> In conclussion, it seems that it's highly probable that at an
        early stage of the language, the forms were "burgo" for the singular
        and "burgos" for the plural. I haven't been able to find any
        masculine name that preserve the final -s of the Latin nom. sg.
        > About the concentration of Spanish place names with the "burg"
        component in the North of Spain, I have the feeling that it is
        significant, but Ï have reached no conclussion. There is a
        distinctively high number of such places in A Coruña (17) and some
        presence also in the rest of the provinces of Galicia, which
        corresponds almost exactly to the limits of the Roman Province
        Gallaecia (in which the Suebian Kingdom was founded in 410), at
        least the part in modern Spain. It would be interesting studying the
        number of place names with "burg" in the Portuguese part of what
        Gallaecia was; I suppose it was also high. I think this relatively
        high number of "burg" place names in modern Galicia is related to
        the Suebian Kingdom. How exactly, though, I don't know. I'm also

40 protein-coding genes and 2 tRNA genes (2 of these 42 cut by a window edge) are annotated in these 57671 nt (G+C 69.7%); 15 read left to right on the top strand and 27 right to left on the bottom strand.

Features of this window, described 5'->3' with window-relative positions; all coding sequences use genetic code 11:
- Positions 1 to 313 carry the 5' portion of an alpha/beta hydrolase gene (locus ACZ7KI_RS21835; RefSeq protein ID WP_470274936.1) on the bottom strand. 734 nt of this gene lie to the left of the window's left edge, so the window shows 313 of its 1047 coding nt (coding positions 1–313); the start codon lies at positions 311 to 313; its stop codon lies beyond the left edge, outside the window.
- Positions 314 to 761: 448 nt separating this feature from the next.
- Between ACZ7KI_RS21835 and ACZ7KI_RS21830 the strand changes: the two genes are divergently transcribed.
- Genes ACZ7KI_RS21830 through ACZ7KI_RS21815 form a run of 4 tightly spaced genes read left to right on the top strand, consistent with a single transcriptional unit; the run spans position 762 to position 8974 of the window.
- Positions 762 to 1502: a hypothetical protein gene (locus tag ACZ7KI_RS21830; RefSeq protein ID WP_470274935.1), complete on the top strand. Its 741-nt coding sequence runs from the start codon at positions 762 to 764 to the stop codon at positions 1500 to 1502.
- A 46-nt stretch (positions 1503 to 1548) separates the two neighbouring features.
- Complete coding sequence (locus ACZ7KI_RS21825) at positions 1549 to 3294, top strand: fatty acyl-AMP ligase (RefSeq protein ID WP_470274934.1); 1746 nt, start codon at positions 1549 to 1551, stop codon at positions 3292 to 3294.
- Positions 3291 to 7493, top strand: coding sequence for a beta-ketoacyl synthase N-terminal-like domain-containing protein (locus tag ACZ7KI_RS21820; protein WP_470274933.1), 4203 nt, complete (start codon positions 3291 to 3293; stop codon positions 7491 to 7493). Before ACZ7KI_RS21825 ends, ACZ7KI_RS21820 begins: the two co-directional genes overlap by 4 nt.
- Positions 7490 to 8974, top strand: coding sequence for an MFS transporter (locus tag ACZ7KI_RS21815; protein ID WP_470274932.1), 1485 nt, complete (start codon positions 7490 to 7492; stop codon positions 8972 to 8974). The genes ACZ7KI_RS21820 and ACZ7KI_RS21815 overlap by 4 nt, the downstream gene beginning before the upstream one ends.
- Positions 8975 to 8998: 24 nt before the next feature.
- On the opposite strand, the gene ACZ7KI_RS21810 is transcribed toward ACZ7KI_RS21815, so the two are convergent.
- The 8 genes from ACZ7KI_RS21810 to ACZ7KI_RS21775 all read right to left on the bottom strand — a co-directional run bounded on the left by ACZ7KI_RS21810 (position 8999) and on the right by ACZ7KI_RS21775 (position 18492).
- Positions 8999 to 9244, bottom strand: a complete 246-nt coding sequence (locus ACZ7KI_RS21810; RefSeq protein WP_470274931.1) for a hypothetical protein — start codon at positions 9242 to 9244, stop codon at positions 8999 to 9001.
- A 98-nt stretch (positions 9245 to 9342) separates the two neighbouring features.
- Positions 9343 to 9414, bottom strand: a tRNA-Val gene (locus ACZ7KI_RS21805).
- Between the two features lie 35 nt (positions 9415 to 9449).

dubious about the origin of "burg" place names in other Northern
        areas, but it's interesting to note that Soria and Burgos (which sum
        up to 13 "burg" place names) are considered areas in which the
        > settlement was high and deep, if I remember well.
        > Was the initial mindset of the Germanic peoples in Iberia
        comparatively more focused in the military than in later imes? Could
        that explain the abundance of "burg" based place names in an old
        stage, coinciding with the military nature of their entrance in
        Iberia both of Suebi (although later recognized as foedi) and
        Visigoths (first as a countenance measure against Vandals and Alans,
        later against Suebi)? In that case, the "burg" based place names
        (excuse my adoption of the term) would be the result of this
        military campaigns and would be of very old origin. This is an
        hypothesis, but the Moorish sway in the South could be also a
        possible reason of the different name distribution. For example, the
        term "medina", Arab for "city", appears in 24 toponymes. Similar
        words for fortifications appearing in Spanish modern place names are
        > mahsan -> fortified place